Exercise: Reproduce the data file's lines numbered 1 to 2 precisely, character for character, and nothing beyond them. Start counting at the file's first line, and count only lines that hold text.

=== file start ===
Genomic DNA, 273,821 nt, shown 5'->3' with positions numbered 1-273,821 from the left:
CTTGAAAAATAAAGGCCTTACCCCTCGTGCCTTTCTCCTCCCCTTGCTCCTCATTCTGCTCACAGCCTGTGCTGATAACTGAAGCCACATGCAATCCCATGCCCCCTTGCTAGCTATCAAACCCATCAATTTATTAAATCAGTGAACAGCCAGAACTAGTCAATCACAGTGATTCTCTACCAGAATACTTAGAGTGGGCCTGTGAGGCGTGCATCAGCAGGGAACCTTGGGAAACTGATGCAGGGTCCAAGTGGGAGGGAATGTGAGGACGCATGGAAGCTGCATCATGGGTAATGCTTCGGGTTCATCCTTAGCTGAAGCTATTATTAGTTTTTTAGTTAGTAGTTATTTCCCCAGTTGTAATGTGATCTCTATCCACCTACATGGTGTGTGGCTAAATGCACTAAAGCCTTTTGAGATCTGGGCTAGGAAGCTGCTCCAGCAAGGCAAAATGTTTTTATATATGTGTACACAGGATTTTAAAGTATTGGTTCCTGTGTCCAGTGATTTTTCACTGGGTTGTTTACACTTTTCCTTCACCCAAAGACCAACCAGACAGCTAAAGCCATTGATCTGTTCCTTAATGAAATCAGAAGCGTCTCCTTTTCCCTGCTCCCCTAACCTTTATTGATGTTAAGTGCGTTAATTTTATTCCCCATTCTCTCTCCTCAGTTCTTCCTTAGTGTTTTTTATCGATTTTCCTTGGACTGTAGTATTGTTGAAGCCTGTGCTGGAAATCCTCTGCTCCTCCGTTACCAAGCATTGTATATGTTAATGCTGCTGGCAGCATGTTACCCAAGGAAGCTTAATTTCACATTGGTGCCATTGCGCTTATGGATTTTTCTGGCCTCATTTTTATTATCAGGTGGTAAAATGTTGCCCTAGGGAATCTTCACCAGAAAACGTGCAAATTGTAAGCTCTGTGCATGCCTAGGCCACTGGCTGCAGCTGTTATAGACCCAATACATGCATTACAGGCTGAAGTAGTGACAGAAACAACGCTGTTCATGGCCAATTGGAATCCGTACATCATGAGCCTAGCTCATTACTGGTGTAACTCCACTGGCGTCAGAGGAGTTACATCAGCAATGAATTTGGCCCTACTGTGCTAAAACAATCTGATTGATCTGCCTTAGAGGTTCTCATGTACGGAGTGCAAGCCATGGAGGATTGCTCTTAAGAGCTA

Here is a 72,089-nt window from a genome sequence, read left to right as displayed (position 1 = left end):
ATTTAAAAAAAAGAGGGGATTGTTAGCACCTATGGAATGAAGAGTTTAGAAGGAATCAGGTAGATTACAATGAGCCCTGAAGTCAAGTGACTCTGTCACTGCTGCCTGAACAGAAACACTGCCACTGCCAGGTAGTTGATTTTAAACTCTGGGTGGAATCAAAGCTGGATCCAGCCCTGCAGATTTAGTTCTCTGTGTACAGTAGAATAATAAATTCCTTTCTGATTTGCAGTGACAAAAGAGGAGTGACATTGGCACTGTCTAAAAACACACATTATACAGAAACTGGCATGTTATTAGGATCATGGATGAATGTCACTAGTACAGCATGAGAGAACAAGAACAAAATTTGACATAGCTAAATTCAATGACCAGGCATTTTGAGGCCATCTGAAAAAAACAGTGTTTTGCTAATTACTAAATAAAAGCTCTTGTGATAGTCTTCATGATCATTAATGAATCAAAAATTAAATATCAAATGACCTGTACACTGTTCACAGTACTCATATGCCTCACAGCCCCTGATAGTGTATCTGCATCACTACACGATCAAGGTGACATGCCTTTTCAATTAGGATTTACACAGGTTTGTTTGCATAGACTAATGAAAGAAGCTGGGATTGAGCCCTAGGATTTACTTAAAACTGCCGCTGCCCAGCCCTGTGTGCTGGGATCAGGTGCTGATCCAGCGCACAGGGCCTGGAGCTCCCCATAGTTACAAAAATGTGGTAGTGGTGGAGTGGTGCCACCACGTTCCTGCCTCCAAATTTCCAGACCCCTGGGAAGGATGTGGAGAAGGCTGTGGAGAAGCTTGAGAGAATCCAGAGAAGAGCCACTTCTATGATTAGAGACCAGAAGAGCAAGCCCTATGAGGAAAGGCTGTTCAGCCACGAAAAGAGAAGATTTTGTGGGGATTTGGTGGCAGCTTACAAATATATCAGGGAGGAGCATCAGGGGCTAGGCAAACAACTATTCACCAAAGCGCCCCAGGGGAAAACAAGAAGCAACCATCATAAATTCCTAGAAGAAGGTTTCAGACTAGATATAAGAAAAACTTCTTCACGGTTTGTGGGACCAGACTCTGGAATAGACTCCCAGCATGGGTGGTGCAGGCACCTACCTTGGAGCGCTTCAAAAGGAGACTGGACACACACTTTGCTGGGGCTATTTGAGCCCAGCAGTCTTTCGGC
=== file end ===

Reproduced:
Genomic DNA, 273,821 nt, shown 5'->3' with positions numbered 1-273,821 from the left:
CTTGAAAAATAAAGGCCTTACCCCTCGTGCCTTTCTCCTCCCCTTGCTCCTCATTCTGCTCACAGCCTGTGCTGATAACTGAAGCCACATGCAATCCCATGCCCCCTTGCTAGCTATCAAACCCATCAATTTATTAAATCAGTGAACAGCCAGAACTAGTCAATCACAGTGATTCTCTACCAGAATACTTAGAGTGGGCCTGTGAGGCGTGCATCAGCAGGGAACCTTGGGAAACTGATGCAGGGTCCAAGTGGGAGGGAATGTGAGGACGCATGGAAGCTGCATCATGGGTAATGCTTCGGGTTCATCCTTAGCTGAAGCTATTATTAGTTTTTTAGTTAGTAGTTATTTCCCCAGTTGTAATGTGATCTCTATCCACCTACATGGTGTGTGGCTAAATGCACTAAAGCCTTTTGAGATCTGGGCTAGGAAGCTGCTCCAGCAAGGCAAAATGTTTTTATATATGTGTACACAGGATTTTAAAGTATTGGTTCCTGTGTCCAGTGATTTTTCACTGGGTTGTTTACACTTTTCCTTCACCCAAAGACCAACCAGACAGCTAAAGCCATTGATCTGTTCCTTAATGAAATCAGAAGCGTCTCCTTTTCCCTGCTCCCCTAACCTTTATTGATGTTAAGTGCGTTAATTTTATTCCCCATTCTCTCTCCTCAGTTCTTCCTTAGTGTTTTTTATCGATTTTCCTTGGACTGTAGTATTGTTGAAGCCTGTGCTGGAAATCCTCTGCTCCTCCGTTACCAAGCATTGTATATGTTAATGCTGCTGGCAGCATGTTACCCAAGGAAGCTTAATTTCACATTGGTGCCATTGCGCTTATGGATTTTTCTGGCCTCATTTTTATTATCAGGTGGTAAAATGTTGCCCTAGGGAATCTTCACCAGAAAACGTGCAAATTGTAAGCTCTGTGCATGCCTAGGCCACTGGCTGCAGCTGTTATAGACCCAATACATGCATTACAGGCTGAAGTAGTGACAGAAACAACGCTGTTCATGGCCAATTGGAATCCGTACATCATGAGCCTAGCTCATTACTGGTGTAACTCCACTGGCGTCAGAGGAGTTACATCAGCAATGAATTTGGCCCTACTGTGCTAAAACAATCTGATTGATCTGCCTTAGAGGTTCTCATGTACGGAGTGCAAGCCATGGAGGATTGCTCTTAAGAGCTA